BNP and NT-Pro BNP. During the past several years, B-type natriuretic peptide has been recognized as a useful marker in detecting the presence of left ventricular dysfunction.37 B-type natriuretic peptide (BNP) is 32 amino acid polypeptide that is secreted from the ventricular myocardium in response to stretching of cardiac myocytes under ventricular wall stress and overload. This is more evident in the presence of systolic dysfunction. BNP has both vasodilative and diuretic as well as natriuretic properties and is released by the ventricles as a neurohormonal response to ventricular wall stress.38
Pro-BNP is the precursor of BNP, which is enzymatically cleaved into an inactive amino terminal fragment known as NT-pro BNP and the biologically active carboxyl terminal fragment (BNP). NT-pro BNP has a longer half-life (one to two hours vs. 22 minutes) compared to BNP, with substantially more stability in EDTA blood samples. Concentrations of NT-Pro BNP tend to be about 20 times greater than circulating levels of BNP, and this ratio tends to increase with renal failure, as renal excretion has far greater differential effect on NT-pro BNP.27 Assays for both BNP and NT-Pro BNP exist; a meta-analysis performed by Clerico et al. found that assays for both fragments of pro BNP have equivalent diagnostic accuracy.39
There is recent evidence that BNP measurements may be useful in providing prognostic information in patients with ACS.40 The theory behind the value of BNP measurement in acute coronary syndrome is the finding that acute regional ventricular dysfunction, whether systolic, diastolic, or both, can occur in the early stages of the cascade of acute coronary ischemia that eventually leads to myocardial cell necrosis and cell death. The expression of BNP is independent of myocardial injury and cell death, and this alternative mechanism has the potential of identifying patients who are at risk but may not have necessarily crossed the threshold of cell necrosis.
Given that BNP is clearly associated with ventricular dysfunction, the logical hypothesis is that the setting of acute coronary occlusion and prolonged ischemia will lead to ventricular dysfunction and the expression of BNP. Studies have illustrated that elevations in plasma BNP levels in patients with AMI may be biphasic in those with large infarctions with systolic dysfunction.41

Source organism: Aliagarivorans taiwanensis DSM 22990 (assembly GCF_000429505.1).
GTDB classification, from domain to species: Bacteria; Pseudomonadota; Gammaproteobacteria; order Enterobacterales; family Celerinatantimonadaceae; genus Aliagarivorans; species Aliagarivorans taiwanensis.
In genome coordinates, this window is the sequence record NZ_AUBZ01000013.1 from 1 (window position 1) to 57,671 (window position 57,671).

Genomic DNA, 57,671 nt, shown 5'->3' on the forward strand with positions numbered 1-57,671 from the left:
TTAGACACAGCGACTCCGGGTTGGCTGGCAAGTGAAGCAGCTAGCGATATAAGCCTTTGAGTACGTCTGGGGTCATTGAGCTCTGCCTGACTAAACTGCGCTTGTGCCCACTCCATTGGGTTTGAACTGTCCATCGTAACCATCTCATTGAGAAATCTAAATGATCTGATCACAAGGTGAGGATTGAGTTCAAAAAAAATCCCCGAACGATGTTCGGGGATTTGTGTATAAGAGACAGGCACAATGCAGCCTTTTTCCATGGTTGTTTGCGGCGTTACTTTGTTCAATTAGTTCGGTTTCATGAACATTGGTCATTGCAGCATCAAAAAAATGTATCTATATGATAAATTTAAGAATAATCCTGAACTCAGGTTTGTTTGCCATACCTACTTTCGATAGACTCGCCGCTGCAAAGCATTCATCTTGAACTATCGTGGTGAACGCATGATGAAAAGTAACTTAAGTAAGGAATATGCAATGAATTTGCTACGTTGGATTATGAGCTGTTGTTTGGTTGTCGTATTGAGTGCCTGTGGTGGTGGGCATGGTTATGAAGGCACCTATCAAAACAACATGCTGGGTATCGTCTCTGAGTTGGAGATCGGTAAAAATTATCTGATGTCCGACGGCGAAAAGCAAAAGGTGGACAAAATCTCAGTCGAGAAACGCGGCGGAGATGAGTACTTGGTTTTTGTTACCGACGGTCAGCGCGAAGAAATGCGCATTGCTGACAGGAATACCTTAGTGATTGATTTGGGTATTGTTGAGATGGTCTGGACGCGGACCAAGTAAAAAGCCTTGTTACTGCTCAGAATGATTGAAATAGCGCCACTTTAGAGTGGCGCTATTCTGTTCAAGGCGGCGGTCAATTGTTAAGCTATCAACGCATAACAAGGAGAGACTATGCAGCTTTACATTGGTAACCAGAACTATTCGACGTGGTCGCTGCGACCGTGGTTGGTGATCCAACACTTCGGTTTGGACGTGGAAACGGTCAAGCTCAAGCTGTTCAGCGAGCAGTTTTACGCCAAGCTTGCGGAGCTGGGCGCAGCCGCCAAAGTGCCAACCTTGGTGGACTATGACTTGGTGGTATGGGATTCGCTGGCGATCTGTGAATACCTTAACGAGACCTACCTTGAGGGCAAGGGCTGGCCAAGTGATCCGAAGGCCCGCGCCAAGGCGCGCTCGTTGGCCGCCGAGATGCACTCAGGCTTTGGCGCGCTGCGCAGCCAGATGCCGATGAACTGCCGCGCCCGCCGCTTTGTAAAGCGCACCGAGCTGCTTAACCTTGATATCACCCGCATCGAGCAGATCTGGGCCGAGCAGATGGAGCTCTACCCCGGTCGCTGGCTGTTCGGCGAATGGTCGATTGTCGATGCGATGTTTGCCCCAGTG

Other studies seem to demonstrate that BNP is a predictor of early and late cardiac events in patients who present with ST-segment elevation as well as non ST-segment elevation acute coronary syndrome.42,43 In the Orbofiban in Patients with Unstable Coronary Syndromes (OPUS)-TIMI 16 trial, BNP levels were measured at approximately 40 hours after the onset of symptoms, with high levels shown to correlate with higher rates of death and heart failure during 10 months of follow-up.44
BNP also has been shown to increase acutely after ischemia and to normalize after reversible ischemia. In patients undergoing stress testing, BNP seems to rise proportional to the size of the ischemic territory after exercise.45,46 More intriguing is the impact of adding NT-Pro BNP to other cardiac markers to increase the sensitivity, and positive and negative predictive values in the diagnosis of coronary ischemia in patients presenting to the emergency department with chest pain. (See Table 2.)
In a prospective study of 631 patients, Bassan et al. found that of the 72 patients with a final diagnosis of non-ST-segment elevation MI, only 37 had met diagnostic criteria via CK-MB and/or troponin I (cTnI) on admission.47 Elevated levels of BNP beyond the confirmed 100 pg/mL cutoff allowed for the identification of 22 more patients. It was noted that BNP had a significantly higher sensitivity for the independent diagnosis of AMI when compared to CK-MB and cTnI, but with lower specificities and positive predictive values, although negative predictive values were equivalent to CK-MB and cTnI. The authors concluded that the sensitivity of BNP was superior to the other cardiac markers in detecting emergency department chest pain patients presenting with non-ST-segment elevation myocardial infarctions without clinical left ventricular dysfunction.